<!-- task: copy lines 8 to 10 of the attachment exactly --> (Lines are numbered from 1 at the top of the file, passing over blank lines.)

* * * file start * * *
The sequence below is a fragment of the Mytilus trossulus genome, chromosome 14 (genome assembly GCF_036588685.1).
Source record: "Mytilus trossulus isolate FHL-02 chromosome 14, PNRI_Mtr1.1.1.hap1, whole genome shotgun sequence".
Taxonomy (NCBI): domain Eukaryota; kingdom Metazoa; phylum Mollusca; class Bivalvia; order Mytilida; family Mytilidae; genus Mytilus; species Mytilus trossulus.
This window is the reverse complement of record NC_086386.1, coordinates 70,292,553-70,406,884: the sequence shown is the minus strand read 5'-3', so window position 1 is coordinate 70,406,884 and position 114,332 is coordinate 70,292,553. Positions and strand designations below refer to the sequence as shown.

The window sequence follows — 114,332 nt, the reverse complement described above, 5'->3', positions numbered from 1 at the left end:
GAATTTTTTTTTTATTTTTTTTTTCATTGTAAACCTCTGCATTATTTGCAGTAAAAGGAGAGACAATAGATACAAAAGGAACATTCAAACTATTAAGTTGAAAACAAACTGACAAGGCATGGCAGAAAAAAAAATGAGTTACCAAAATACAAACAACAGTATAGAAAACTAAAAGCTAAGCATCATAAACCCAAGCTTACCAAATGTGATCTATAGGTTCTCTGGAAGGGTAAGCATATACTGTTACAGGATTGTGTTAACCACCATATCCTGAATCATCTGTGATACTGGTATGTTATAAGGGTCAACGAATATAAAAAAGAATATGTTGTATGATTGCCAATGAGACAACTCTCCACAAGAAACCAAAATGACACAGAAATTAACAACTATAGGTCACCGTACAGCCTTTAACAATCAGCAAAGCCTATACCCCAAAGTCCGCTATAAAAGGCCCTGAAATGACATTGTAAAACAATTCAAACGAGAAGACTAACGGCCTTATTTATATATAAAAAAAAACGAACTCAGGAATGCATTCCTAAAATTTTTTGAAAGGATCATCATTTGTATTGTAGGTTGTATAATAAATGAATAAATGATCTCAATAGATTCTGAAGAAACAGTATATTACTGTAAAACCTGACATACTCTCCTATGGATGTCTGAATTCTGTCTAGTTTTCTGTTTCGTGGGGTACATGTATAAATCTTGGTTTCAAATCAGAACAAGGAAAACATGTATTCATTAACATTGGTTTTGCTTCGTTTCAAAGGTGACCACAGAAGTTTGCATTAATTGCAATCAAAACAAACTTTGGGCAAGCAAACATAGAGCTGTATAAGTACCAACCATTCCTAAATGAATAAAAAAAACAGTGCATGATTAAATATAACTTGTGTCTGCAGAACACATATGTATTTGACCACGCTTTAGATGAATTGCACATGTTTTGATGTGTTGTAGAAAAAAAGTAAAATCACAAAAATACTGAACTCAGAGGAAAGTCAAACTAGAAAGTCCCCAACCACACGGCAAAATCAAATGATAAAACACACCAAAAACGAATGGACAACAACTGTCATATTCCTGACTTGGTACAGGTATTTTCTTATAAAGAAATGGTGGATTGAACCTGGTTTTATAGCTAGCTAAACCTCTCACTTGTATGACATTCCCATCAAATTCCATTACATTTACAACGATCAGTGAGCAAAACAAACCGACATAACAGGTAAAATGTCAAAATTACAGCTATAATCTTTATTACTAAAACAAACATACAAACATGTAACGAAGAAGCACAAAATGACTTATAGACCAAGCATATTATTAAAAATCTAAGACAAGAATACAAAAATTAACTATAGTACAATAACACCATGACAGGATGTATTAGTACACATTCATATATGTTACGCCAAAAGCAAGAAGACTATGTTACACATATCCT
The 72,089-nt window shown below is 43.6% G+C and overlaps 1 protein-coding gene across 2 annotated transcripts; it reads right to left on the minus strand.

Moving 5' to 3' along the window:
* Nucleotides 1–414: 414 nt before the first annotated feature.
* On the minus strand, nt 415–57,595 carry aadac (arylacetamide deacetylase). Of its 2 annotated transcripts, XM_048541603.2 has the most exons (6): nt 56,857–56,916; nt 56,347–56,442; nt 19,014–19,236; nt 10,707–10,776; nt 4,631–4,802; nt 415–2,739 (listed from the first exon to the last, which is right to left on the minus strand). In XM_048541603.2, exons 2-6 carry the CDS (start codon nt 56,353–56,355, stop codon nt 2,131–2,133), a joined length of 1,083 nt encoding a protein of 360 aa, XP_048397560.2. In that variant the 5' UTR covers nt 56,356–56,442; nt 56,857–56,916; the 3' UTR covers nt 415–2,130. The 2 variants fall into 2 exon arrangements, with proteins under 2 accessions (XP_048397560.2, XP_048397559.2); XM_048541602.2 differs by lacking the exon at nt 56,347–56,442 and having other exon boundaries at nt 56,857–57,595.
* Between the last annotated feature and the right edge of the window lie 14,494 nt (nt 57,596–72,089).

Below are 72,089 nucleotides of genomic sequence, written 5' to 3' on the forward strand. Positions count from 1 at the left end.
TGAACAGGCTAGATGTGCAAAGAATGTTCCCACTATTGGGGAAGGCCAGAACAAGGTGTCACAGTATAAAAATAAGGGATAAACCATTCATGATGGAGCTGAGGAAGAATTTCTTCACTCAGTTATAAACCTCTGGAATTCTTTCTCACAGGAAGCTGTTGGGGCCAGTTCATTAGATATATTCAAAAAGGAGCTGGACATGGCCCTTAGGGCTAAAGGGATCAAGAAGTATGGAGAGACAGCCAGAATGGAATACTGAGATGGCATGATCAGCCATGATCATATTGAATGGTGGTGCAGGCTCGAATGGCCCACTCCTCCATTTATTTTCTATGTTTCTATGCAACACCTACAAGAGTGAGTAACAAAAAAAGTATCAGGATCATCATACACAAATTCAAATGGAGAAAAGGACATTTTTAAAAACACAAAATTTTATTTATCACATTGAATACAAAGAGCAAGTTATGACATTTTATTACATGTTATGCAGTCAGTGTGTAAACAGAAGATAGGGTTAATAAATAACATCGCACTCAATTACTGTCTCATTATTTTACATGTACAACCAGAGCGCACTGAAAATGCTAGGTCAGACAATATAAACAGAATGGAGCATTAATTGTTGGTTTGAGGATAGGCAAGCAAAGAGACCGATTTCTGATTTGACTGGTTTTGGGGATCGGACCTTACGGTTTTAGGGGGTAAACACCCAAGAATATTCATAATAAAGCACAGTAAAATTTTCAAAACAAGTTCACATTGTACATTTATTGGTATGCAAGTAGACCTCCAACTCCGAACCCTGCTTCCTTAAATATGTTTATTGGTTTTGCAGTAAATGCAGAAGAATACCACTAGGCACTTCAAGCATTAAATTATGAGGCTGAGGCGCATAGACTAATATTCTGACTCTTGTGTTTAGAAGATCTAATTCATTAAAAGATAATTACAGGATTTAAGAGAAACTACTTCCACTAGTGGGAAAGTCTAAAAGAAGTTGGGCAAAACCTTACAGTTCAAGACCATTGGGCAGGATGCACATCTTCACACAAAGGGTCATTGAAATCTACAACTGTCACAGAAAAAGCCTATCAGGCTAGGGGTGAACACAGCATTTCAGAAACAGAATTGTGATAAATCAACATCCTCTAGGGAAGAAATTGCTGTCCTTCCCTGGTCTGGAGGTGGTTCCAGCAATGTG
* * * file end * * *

Moving 5' to 3' along the window:
* Nucleotides 1–414: 414 nt before the first annotated feature.
* On the minus strand, nt 415–57,595 carry aadac (arylacetamide deacetylase). Of its 2 annotated transcripts, XM_048541603.2 has the most exons (6): nt 56,857–56,916; nt 56,347–56,442; nt 19,014–19,236; nt 10,707–10,776; nt 4,631–4,802; nt 415–2,739 (listed from the first exon to the last, which is right to left on the minus strand). In XM_048541603.2, exons 2-6 carry the CDS (start codon nt 56,353–56,355, stop codon nt 2,131–2,133), a joined length of 1,083 nt encoding a protein of 360 aa, XP_048397560.2. In that variant the 5' UTR covers nt 56,356–56,442; nt 56,857–56,916; the 3' UTR covers nt 415–2,130. The 2 variants fall into 2 exon arrangements, with proteins under 2 accessions (XP_048397560.2, XP_048397559.2); XM_048541602.2 differs by lacking the exon at nt 56,347–56,442 and having other exon boundaries at nt 56,857–57,595.